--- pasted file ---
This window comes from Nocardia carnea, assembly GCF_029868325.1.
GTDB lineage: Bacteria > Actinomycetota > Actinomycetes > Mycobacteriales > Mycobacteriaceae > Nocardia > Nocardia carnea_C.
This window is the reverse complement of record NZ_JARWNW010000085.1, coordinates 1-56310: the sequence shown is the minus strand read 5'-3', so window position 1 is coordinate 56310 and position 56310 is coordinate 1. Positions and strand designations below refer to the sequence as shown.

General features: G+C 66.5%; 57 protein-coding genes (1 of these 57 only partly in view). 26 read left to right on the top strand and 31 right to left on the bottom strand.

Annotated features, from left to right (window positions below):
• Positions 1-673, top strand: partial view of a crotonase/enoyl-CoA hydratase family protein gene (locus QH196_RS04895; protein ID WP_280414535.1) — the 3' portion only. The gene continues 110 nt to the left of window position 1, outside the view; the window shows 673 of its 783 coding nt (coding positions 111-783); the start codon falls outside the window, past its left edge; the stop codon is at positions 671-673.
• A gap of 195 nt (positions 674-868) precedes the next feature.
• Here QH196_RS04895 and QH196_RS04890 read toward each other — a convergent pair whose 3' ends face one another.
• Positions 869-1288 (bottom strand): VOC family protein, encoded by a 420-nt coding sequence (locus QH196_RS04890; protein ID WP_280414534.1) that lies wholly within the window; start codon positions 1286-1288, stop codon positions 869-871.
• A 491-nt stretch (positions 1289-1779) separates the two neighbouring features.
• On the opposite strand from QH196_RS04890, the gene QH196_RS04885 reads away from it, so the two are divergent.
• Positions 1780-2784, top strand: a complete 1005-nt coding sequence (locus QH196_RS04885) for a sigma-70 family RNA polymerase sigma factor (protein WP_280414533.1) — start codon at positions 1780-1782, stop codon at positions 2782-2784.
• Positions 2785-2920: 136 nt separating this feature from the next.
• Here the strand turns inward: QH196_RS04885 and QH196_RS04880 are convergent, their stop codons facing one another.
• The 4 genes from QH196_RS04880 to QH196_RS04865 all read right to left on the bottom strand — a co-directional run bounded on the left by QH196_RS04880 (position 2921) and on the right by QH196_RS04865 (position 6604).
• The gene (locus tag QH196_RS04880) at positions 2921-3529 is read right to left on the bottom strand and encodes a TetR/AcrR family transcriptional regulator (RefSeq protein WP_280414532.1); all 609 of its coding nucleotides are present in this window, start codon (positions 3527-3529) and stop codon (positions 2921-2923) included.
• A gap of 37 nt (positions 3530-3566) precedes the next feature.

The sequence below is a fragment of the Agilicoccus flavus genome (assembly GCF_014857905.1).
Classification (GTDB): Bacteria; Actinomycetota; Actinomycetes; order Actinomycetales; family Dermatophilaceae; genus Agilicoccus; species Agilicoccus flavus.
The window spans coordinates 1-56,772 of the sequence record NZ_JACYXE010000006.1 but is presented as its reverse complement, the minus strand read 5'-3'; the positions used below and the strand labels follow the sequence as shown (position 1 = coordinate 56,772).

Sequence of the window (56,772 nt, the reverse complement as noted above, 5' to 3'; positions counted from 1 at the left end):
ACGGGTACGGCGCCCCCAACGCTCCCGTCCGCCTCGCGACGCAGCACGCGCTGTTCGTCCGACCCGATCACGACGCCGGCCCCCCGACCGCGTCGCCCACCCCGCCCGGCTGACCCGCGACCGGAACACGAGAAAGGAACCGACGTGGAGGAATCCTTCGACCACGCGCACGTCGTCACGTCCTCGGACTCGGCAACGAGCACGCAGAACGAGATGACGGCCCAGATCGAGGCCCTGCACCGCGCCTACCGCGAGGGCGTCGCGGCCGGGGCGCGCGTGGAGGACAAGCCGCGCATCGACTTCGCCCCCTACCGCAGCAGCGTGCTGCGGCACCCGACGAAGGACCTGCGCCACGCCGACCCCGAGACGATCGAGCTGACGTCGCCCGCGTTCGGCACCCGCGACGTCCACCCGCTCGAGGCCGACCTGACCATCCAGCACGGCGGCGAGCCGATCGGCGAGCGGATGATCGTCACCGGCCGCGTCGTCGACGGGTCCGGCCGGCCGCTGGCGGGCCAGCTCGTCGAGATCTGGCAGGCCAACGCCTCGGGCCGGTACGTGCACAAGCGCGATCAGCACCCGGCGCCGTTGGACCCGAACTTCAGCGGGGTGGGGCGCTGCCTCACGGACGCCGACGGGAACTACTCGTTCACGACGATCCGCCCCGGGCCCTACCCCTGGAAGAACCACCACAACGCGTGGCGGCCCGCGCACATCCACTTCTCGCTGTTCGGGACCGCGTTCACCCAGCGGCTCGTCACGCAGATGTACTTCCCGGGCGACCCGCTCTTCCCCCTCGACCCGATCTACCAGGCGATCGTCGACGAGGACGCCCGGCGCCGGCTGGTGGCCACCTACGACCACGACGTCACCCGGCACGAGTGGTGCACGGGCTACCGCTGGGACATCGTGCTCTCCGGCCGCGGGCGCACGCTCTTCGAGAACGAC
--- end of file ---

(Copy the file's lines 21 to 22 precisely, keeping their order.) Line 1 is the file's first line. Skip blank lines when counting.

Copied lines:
Sequence of the window (56,772 nt, the reverse complement as noted above, 5' to 3'; positions counted from 1 at the left end):
ACGGGTACGGCGCCCCCAACGCTCCCGTCCGCCTCGCGACGCAGCACGCGCTGTTCGTCCGACCCGATCACGACGCCGGCCCCCCGACCGCGTCGCCCACCCCGCCCGGCTGACCCGCGACCGGAACACGAGAAAGGAACCGACGTGGAGGAATCCTTCGACCACGCGCACGTCGTCACGTCCTCGGACTCGGCAACGAGCACGCAGAACGAGATGACGGCCCAGATCGAGGCCCTGCACCGCGCCTACCGCGAGGGCGTCGCGGCCGGGGCGCGCGTGGAGGACAAGCCGCGCATCGACTTCGCCCCCTACCGCAGCAGCGTGCTGCGGCACCCGACGAAGGACCTGCGCCACGCCGACCCCGAGACGATCGAGCTGACGTCGCCCGCGTTCGGCACCCGCGACGTCCACCCGCTCGAGGCCGACCTGACCATCCAGCACGGCGGCGAGCCGATCGGCGAGCGGATGATCGTCACCGGCCGCGTCGTCGACGGGTCCGGCCGGCCGCTGGCGGGCCAGCTCGTCGAGATCTGGCAGGCCAACGCCTCGGGCCGGTACGTGCACAAGCGCGATCAGCACCCGGCGCCGTTGGACCCGAACTTCAGCGGGGTGGGGCGCTGCCTCACGGACGCCGACGGGAACTACTCGTTCACGACGATCCGCCCCGGGCCCTACCCCTGGAAGAACCACCACAACGCGTGGCGGCCCGCGCACATCCACTTCTCGCTGTTCGGGACCGCGTTCACCCAGCGGCTCGTCACGCAGATGTACTTCCCGGGCGACCCGCTCTTCCCCCTCGACCCGATCTACCAGGCGATCGTCGACGAGGACGCCCGGCGCCGGCTGGTGGCCACCTACGACCACGACGTCACCCGGCACGAGTGGTGCACGGGCTACCGCTGGGACATCGTGCTCTCCGGCCGCGGGCGCACGCTCTTCGAGAACGAC